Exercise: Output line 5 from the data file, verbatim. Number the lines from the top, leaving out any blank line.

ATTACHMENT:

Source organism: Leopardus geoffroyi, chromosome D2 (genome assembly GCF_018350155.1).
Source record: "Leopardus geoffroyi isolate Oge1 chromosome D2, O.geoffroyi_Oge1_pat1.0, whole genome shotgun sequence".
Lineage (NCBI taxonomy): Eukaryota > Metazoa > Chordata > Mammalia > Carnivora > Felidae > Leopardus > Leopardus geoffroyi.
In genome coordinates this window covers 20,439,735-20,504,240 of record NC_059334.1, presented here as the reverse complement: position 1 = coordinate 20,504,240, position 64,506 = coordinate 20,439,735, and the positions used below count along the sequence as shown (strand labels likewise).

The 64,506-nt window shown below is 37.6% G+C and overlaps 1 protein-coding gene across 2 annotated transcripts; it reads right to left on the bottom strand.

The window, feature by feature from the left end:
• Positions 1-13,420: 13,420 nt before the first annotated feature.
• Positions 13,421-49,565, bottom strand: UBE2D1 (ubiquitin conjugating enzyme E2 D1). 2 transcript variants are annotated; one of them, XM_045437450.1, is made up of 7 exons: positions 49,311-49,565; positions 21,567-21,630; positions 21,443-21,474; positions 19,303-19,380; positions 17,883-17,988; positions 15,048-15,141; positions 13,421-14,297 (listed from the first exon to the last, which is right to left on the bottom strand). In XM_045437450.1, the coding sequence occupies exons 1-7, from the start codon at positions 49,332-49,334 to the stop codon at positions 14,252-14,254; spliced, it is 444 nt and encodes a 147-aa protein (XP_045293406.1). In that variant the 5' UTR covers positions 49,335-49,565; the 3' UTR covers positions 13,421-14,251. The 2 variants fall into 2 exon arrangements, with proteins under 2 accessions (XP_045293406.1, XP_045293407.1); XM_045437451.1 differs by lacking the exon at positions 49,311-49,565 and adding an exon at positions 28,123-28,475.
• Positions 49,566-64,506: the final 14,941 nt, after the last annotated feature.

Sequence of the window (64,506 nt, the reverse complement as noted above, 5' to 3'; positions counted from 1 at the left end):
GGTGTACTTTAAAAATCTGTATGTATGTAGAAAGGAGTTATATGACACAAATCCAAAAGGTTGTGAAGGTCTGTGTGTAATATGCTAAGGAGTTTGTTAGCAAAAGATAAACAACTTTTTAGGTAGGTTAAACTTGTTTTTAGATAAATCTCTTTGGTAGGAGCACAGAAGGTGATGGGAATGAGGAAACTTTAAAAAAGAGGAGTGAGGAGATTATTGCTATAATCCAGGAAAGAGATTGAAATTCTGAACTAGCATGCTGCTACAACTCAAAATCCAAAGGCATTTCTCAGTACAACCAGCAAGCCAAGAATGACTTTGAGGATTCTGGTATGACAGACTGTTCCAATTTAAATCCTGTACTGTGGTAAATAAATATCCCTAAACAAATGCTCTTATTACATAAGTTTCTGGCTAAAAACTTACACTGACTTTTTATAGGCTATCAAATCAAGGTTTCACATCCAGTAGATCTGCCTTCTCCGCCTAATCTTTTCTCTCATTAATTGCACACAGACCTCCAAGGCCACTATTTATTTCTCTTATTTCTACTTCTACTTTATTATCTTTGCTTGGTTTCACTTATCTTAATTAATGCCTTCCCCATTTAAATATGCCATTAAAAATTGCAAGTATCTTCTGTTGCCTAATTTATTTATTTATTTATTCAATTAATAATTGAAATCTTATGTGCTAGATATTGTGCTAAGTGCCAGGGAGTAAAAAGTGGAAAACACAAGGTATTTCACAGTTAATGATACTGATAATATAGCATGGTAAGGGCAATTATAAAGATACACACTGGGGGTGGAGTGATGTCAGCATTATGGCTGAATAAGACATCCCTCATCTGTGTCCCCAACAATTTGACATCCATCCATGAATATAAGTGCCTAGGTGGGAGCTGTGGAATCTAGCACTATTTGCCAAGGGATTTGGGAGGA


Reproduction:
The 64,506-nt window shown below is 37.6% G+C and overlaps 1 protein-coding gene across 2 annotated transcripts; it reads right to left on the bottom strand.